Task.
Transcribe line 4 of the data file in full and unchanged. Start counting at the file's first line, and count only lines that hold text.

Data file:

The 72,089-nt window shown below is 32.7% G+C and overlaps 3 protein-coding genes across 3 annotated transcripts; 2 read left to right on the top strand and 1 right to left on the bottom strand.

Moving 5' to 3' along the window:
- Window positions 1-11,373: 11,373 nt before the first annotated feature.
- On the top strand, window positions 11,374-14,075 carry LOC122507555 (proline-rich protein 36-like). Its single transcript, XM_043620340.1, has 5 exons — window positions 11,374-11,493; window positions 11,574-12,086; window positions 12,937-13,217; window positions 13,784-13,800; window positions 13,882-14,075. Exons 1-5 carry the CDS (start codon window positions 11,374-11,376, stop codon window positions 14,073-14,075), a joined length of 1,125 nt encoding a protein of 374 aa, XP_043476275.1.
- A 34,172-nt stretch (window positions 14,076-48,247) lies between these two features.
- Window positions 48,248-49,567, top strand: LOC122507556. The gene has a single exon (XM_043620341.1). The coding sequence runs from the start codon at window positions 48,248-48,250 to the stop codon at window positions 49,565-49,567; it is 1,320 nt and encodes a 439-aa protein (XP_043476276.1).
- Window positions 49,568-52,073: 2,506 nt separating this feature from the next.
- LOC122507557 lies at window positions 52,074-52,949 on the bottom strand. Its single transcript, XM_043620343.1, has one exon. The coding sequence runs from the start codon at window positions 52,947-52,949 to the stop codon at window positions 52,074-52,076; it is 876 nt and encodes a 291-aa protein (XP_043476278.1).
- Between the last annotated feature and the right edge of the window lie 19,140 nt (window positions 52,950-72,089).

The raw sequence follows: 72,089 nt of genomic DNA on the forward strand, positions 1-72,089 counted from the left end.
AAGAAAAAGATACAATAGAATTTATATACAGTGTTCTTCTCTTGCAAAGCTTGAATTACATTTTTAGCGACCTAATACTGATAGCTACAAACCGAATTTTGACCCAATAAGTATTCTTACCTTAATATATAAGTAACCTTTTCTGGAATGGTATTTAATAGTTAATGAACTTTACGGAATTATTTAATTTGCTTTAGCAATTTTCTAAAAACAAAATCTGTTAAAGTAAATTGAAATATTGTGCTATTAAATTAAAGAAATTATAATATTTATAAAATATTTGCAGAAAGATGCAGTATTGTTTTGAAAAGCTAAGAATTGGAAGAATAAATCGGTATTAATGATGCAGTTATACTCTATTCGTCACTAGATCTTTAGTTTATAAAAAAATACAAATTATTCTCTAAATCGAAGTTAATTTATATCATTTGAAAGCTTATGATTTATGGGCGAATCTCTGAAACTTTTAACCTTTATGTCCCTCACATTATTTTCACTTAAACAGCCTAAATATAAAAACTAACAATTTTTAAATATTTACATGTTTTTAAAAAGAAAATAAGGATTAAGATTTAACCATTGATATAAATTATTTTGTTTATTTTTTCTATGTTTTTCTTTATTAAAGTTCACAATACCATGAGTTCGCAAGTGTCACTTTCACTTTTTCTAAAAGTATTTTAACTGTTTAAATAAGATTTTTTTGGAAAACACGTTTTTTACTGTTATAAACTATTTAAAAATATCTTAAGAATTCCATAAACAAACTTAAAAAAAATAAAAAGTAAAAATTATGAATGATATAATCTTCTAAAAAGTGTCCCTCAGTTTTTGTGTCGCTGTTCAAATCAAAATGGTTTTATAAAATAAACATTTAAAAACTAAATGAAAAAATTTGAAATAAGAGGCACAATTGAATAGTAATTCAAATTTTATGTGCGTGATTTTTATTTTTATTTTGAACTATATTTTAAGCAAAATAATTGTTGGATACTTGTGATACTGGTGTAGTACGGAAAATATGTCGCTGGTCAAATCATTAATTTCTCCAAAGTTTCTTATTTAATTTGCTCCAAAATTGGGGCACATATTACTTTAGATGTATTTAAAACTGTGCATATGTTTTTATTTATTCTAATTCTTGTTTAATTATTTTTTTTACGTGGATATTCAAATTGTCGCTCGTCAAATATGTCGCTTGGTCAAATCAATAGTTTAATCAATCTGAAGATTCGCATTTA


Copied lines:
- On the top strand, window positions 11,374-14,075 carry LOC122507555 (proline-rich protein 36-like). Its single transcript, XM_043620340.1, has 5 exons — window positions 11,374-11,493; window positions 11,574-12,086; window positions 12,937-13,217; window positions 13,784-13,800; window positions 13,882-14,075. Exons 1-5 carry the CDS (start codon window positions 11,374-11,376, stop codon window positions 14,073-14,075), a joined length of 1,125 nt encoding a protein of 374 aa, XP_043476275.1.